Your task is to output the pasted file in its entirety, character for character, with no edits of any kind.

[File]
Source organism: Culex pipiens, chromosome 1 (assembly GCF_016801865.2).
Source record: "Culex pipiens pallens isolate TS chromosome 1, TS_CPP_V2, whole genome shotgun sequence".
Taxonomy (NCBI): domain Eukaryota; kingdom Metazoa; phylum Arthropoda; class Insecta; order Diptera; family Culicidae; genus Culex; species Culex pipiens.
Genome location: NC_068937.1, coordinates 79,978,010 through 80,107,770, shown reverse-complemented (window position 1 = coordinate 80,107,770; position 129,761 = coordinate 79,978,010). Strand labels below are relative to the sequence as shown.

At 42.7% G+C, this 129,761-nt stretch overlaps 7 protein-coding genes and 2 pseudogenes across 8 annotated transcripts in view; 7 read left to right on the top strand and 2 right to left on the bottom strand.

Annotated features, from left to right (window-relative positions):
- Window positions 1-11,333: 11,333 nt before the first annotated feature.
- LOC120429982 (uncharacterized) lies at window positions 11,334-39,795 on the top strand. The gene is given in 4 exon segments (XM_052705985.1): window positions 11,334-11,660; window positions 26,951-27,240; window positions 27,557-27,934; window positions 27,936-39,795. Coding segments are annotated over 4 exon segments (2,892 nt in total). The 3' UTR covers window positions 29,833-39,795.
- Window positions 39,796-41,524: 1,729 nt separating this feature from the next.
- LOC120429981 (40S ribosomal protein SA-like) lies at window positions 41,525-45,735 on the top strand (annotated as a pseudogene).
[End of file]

Source organism: Culex pipiens, chromosome 1 (assembly GCF_016801865.2).
Source record: "Culex pipiens pallens isolate TS chromosome 1, TS_CPP_V2, whole genome shotgun sequence".
Taxonomy (NCBI): domain Eukaryota; kingdom Metazoa; phylum Arthropoda; class Insecta; order Diptera; family Culicidae; genus Culex; species Culex pipiens.
Genome location: NC_068937.1, coordinates 79,978,010 through 80,107,770, shown reverse-complemented (window position 1 = coordinate 80,107,770; position 129,761 = coordinate 79,978,010). Strand labels below are relative to the sequence as shown.

At 42.7% G+C, this 129,761-nt stretch overlaps 7 protein-coding genes and 2 pseudogenes across 8 annotated transcripts in view; 7 read left to right on the top strand and 2 right to left on the bottom strand.

Annotated features, from left to right (window-relative positions):
- Window positions 1-11,333: 11,333 nt before the first annotated feature.
- LOC120429982 (uncharacterized) lies at window positions 11,334-39,795 on the top strand. The gene is given in 4 exon segments (XM_052705985.1): window positions 11,334-11,660; window positions 26,951-27,240; window positions 27,557-27,934; window positions 27,936-39,795. Coding segments are annotated over 4 exon segments (2,892 nt in total). The 3' UTR covers window positions 29,833-39,795.
- Window positions 39,796-41,524: 1,729 nt separating this feature from the next.
- LOC120429981 (40S ribosomal protein SA-like) lies at window positions 41,525-45,735 on the top strand (annotated as a pseudogene).